noun Chiefly British.
Definition for serjeant (2 of 2)
Origin of sergeant
Examples from the Web for serjeant
The great question now was whether they could approach the widow and her daughter otherwise than through Serjeant Bluestone.Lady Anna|Anthony Trollope
Tom said it was a double-shame, and threw a host of hard words upon Mr. Serjeant Stillingfar.
The office of marshal in the high court is represented in this court by a serjeant, who also bears a silver oar.
Serjeant Hoskins:—Serviens ad legem; quaere, if a knight.Brief Lives (Vol. 1 of 2)|John Aubrey
The Serjeant lived in Russell Square, in one of its handsomest houses.
British Dictionary definitions for serjeant (1 of 2)
British Dictionary definitions for serjeant (2 of 2)
- (in Britain) a police officer ranking between constable and inspector
- (in the US) a police officer ranking below a captain
Word Origin for sergeant
Word Origin and History for serjeant
c.1200, "servant," from Old French sergent, serjant "(domestic) servant, valet; court official; soldier," from Medieval Latin servientum (nominative serviens) "servant, vassal, soldier" (in Late Latin "public official"), from Latin servientem "serving," present participle of servire "to serve" (see serve (v.)); cognate with Spanish sirviente, Italian servente; a twin of servant, and 16c. writers sometimes use the two words interchangeably.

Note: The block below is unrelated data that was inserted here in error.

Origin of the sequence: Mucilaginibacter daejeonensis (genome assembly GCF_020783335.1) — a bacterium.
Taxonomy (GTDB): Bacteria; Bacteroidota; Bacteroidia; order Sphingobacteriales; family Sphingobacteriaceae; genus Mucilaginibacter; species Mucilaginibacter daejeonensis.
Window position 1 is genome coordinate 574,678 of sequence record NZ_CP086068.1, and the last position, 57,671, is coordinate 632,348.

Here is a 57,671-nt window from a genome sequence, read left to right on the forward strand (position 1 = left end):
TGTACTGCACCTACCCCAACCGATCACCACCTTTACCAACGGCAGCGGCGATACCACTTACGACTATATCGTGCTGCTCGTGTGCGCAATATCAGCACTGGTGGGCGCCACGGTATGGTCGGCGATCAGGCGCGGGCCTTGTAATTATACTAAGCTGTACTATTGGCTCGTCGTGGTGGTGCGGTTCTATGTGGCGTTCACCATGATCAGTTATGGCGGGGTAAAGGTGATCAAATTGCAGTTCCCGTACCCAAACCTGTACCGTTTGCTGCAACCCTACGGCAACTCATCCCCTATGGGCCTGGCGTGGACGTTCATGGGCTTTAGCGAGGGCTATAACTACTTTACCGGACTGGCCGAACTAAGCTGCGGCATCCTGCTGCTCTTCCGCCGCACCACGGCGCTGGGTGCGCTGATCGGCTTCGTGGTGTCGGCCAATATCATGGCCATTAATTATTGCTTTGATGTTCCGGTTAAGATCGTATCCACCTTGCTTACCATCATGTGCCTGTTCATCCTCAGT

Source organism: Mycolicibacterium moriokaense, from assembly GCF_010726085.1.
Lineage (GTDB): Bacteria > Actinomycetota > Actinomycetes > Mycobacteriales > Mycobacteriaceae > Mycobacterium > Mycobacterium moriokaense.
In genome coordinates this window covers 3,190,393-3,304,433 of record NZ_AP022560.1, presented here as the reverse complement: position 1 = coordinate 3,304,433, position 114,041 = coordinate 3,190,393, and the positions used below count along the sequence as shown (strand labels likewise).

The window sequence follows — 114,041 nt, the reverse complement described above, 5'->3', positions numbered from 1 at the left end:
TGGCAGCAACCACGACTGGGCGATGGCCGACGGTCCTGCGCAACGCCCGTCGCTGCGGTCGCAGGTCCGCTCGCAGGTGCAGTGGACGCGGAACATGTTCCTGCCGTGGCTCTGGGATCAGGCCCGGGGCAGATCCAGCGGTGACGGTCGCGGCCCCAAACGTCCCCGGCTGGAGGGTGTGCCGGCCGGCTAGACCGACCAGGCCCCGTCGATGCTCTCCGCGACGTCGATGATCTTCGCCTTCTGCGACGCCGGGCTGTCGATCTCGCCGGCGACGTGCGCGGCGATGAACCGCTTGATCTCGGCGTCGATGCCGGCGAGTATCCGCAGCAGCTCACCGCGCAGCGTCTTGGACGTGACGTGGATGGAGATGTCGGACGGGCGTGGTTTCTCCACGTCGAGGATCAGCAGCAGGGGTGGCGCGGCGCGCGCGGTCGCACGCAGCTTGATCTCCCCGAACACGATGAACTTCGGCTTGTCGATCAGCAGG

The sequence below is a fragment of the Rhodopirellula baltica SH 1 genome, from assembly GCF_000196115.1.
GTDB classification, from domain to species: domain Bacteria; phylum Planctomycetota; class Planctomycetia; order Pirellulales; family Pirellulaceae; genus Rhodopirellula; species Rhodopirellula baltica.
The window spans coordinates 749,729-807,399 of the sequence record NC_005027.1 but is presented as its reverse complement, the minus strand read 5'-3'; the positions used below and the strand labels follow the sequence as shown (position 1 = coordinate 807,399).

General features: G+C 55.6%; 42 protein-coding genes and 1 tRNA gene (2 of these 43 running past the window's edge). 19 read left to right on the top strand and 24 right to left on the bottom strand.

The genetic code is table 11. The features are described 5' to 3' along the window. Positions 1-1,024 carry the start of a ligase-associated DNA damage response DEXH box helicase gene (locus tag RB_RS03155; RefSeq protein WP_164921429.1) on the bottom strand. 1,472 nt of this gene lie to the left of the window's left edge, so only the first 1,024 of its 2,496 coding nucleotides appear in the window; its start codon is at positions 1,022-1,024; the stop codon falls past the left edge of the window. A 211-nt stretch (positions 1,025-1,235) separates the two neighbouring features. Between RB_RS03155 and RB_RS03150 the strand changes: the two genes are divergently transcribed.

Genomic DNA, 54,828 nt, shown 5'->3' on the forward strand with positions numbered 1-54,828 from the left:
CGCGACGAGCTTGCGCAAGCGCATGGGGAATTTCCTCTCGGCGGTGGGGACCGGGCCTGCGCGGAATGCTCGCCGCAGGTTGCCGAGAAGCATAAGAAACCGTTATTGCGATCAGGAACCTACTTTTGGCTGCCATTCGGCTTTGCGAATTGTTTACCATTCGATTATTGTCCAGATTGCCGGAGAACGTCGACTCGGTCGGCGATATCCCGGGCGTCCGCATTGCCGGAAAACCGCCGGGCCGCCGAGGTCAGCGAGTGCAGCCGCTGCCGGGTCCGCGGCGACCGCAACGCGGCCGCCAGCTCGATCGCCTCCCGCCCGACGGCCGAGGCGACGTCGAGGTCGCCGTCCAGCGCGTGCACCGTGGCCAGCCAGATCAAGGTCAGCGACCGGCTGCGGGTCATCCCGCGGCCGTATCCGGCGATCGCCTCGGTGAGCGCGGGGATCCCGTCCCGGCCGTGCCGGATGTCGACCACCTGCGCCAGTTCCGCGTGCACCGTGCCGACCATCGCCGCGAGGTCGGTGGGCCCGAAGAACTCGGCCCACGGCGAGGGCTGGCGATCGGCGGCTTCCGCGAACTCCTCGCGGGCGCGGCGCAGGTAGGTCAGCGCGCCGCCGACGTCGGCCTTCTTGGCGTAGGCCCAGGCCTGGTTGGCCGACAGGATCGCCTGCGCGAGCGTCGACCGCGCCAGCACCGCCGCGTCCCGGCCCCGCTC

Specific sense of "military servant" is attested from late 13c.; that of "officer whose duty is to enforce judgments of a tribunal or legislative body" is from c.1300 (sergeant at arms is attested from late 14c.). Meaning "non-commissioned military officer" first recorded 1540s. Originally a much more important rank than presently. As a police rank, in Great Britain from 1839.
Middle English alternative spelling serjeant (from Old French) was retained in Britain in special use as title of a superior order of barristers (c.1300, from legal Latin serviens ad legem, "one who serves (the king) in matters of law"), from which Common Law judges were chosen; also used of certain other officers of the royal household. sergeant-major is from 1570s. The sergeant-fish (1871) so-called for lateral markings resembling a sergeant's stripes. Related: Sergeancy.